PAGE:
The revelation was given to the apostle John by the angel. As the angels are the messengers of Christ, the ministers are the messengers of the church. John was the apostle chosen to give this revelation to the churches. Some believe that John was the last living apostle and he was receiving the final revelation from Jesus, thus, bringing the canon to a close. Matthew Henry states, “He was the servant of Christ; he was an apostle, an evangelist, and a prophet; he served Christ in all the three extraordinary offices of the church. James was an apostle, but not a prophet, nor an evangelist; Matthew was an apostle and evangelist, but not a prophet; Luke was an evangelist, but neither a prophet nor an apostle; but John was all three; and so Christ calls him in an eminent sense his servant John. 5”.[3] John was certainly qualified to be the one to carry out this message.

The revelation is given in order to bring blessing. Verse three tells us that all who reads and hears and obeys this book are considered blessed. Though the immediate reference here is the book of Revelation, I believe John had in mind not just the book of Revelation but the whole of scripture. 1. It is a blessed privilege to enjoy God’s Word. Just to be able to sit down and read the Word of God is a great blessing. The study of God’s Word should bring great joy to our hearts. The Psalmist said, blessed is He who “delights in the law of the Lord.” Do you delight in God’s Word? Is the reading and study of God’s Word an enjoyment to you? 2. It is a blessed privilege to study the scriptures. 2 Timothy 2:15 says, “Be diligent (or study) to present yourself approved to God, a worker who does not need to be ashamed, rightly dividing the Word of truth.” We need not only to read God’s Word, but we must also study it. We should meditate upon it. We should ponder it and think about it. We should practice good principles of interpretation and search out its meaning. 3. It is a blessed privilege to hear the Word of God preached. I don’t think we realize what an honor it is to hear the preaching of the Word of God. Preaching is the means through which the Word of God is proclaimed and taught. We should enjoy good preaching. Listen to good preaching throughout the week on the radio or online. Be a fan of your favorite preachers. Not putting them on a pedestal, but appreciating their teaching and instructions and unique styles. 4. It is a blessed privilege to obey the Word of God. James tells us to be doers of the Word and not hearers only. It is one thing to read it, study it, and enjoy good preaching; but it will do us no good unless we obey it. Revelation 1:3 tells us that those who keep or obey the words of this book will be blessed. The more we understand and know the scriptures, the greater regard we will have for them. Our text closes with the admonishment to pay attention to God’s Word, for the time is at hand. The end is near. As we see the day approaching, we should be more and more attentive to God’s Word.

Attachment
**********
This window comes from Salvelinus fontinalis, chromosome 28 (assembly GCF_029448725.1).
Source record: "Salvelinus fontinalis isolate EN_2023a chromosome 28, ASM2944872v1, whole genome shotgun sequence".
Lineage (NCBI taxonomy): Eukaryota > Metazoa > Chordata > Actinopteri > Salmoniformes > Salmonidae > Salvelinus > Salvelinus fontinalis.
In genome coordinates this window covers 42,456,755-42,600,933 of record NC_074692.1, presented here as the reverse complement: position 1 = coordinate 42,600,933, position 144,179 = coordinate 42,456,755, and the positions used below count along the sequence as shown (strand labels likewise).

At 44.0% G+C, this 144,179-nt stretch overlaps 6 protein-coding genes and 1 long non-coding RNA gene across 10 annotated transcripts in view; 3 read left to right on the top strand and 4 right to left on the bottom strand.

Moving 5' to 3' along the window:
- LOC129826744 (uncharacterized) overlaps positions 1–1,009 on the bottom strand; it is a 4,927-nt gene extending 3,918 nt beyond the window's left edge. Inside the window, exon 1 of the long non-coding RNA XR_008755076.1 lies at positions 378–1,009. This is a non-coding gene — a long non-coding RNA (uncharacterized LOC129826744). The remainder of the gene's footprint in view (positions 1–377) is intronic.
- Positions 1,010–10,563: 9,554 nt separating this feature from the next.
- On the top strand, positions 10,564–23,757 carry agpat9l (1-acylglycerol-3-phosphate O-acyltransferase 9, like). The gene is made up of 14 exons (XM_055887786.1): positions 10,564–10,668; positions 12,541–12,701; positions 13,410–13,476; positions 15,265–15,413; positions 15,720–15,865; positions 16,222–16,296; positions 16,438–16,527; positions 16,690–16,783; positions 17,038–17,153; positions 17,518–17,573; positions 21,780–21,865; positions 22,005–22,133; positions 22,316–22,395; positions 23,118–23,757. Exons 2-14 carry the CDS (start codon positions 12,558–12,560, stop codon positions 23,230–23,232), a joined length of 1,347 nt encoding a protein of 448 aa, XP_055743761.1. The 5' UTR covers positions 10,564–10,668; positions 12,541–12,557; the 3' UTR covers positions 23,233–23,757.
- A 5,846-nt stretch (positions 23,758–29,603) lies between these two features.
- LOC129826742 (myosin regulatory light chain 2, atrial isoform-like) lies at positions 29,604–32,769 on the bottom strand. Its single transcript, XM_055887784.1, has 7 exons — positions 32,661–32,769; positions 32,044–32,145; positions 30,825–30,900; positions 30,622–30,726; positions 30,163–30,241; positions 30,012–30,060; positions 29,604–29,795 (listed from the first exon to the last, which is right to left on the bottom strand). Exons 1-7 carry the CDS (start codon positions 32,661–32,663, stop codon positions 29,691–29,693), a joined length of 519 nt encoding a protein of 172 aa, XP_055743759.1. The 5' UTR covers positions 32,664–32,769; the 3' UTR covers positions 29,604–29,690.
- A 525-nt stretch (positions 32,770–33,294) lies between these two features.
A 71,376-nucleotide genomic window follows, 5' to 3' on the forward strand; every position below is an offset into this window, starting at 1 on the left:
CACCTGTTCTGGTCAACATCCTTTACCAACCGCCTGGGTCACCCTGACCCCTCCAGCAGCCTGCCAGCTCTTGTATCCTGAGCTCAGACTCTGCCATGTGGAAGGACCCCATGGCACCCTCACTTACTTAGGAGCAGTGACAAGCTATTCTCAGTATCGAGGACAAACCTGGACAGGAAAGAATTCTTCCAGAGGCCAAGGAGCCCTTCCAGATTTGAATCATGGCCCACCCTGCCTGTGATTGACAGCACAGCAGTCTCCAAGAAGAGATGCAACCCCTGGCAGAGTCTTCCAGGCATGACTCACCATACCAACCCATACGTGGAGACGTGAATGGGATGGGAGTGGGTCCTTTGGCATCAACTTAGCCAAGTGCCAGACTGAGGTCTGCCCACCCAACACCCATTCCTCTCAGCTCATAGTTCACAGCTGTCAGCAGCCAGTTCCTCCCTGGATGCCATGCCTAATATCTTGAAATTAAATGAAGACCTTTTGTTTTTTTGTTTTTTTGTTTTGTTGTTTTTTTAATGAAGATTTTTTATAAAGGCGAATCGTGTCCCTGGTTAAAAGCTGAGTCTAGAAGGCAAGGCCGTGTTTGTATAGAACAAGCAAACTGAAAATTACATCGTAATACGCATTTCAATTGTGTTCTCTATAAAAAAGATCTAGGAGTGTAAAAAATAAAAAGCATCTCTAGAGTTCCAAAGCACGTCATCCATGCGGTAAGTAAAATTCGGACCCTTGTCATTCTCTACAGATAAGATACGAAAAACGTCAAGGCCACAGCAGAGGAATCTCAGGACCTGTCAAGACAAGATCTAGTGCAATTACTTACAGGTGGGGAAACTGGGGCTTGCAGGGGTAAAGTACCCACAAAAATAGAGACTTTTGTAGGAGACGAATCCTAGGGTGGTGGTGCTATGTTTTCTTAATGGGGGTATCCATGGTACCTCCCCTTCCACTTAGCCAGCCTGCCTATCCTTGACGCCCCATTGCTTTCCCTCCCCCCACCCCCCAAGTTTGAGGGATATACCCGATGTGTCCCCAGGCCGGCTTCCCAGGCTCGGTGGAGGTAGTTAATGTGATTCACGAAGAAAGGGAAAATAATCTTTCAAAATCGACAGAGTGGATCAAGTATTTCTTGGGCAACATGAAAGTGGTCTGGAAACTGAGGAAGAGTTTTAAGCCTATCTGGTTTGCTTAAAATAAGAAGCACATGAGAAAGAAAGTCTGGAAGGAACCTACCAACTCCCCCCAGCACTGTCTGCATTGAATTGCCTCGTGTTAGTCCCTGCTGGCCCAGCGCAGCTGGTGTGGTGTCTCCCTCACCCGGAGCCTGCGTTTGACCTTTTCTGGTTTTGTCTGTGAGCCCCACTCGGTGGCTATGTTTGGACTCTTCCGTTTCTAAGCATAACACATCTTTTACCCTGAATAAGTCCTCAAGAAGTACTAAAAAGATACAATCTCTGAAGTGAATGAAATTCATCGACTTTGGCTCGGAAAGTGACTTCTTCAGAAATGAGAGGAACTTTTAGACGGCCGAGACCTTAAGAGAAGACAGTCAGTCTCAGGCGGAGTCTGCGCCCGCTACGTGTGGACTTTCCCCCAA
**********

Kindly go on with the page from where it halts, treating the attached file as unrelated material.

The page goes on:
As we study the book of Revelation, may we have a renewed focus on the Word of God, as the end draws near.

[1] The New King James Version. (1982). (Re 1:1–3). Nashville: Thomas Nelson.

[2] The New King James Version. (1982). (Heb 1:14). Nashville: Thomas Nelson.

[3] Henry, M. (1994). Matthew Henry’s commentary on the whole Bible: complete and unabridged in one volume (Re 1:1–2). Peabody: Hendrickson.